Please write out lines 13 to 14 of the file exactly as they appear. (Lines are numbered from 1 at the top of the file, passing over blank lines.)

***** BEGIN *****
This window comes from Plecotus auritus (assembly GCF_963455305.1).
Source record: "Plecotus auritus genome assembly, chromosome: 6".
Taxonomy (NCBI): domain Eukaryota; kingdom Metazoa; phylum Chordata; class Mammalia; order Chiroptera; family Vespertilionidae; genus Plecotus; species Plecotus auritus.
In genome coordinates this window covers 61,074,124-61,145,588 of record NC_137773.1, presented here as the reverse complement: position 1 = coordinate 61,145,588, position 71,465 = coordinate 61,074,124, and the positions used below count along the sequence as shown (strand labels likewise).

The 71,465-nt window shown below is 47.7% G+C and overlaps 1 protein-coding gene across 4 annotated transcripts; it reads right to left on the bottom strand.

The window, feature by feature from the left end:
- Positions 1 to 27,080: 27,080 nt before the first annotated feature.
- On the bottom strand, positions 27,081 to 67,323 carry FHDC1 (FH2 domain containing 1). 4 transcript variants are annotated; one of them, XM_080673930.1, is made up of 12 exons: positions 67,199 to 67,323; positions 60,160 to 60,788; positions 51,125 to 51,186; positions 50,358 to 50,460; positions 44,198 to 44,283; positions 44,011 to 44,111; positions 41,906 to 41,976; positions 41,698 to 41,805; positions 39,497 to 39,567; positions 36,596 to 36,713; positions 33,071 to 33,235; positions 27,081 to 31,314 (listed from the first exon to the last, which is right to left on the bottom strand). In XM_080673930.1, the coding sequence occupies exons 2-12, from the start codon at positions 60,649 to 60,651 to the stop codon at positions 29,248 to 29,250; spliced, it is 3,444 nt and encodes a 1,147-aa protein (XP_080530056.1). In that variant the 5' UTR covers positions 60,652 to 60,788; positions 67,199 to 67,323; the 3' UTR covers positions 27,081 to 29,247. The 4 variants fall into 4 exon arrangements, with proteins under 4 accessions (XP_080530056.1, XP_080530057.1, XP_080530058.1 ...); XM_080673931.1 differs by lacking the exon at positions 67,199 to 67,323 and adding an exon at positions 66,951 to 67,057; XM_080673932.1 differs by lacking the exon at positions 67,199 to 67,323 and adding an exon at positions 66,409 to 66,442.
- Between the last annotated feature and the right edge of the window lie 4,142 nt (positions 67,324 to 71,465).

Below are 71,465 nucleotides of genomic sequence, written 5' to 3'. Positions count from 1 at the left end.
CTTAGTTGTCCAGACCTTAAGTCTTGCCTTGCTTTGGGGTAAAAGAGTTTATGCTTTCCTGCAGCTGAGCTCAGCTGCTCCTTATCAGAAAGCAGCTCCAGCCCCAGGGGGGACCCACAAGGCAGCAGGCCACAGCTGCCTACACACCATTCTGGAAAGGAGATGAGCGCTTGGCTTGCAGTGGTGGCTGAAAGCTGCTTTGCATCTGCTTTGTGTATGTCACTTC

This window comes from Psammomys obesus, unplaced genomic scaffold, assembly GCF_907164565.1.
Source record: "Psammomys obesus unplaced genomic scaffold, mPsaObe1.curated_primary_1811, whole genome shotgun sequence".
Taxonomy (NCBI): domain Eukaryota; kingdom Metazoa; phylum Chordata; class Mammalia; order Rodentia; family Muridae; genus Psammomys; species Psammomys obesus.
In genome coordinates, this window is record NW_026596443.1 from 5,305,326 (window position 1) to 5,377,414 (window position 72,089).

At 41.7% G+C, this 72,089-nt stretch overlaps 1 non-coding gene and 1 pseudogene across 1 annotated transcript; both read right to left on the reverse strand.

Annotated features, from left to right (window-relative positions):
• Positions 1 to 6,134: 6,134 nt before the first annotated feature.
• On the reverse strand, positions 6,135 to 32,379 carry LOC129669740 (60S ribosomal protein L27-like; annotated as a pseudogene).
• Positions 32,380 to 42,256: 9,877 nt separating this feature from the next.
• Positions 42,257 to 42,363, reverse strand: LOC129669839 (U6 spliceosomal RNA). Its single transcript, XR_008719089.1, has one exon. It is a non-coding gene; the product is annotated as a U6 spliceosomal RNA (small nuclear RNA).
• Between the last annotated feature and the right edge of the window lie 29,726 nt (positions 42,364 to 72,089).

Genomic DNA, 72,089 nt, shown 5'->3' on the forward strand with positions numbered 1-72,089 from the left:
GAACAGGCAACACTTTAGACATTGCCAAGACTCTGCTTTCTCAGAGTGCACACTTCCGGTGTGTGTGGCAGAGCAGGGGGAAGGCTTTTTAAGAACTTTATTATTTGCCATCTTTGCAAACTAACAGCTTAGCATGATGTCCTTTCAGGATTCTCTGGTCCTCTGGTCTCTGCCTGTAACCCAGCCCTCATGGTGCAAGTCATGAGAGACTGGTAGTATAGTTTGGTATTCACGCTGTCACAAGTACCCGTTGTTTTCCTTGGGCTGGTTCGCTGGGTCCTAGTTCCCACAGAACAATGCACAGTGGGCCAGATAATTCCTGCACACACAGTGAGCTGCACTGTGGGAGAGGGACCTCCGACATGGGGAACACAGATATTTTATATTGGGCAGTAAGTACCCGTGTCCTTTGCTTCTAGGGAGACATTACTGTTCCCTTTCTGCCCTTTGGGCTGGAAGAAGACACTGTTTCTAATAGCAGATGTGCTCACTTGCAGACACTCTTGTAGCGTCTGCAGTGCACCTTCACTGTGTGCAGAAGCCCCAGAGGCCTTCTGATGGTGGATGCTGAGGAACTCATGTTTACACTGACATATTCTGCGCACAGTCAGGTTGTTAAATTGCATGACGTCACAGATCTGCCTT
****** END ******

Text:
Source record: "Psammomys obesus unplaced genomic scaffold, mPsaObe1.curated_primary_1811, whole genome shotgun sequence".
Taxonomy (NCBI): domain Eukaryota; kingdom Metazoa; phylum Chordata; class Mammalia; order Rodentia; family Muridae; genus Psammomys; species Psammomys obesus.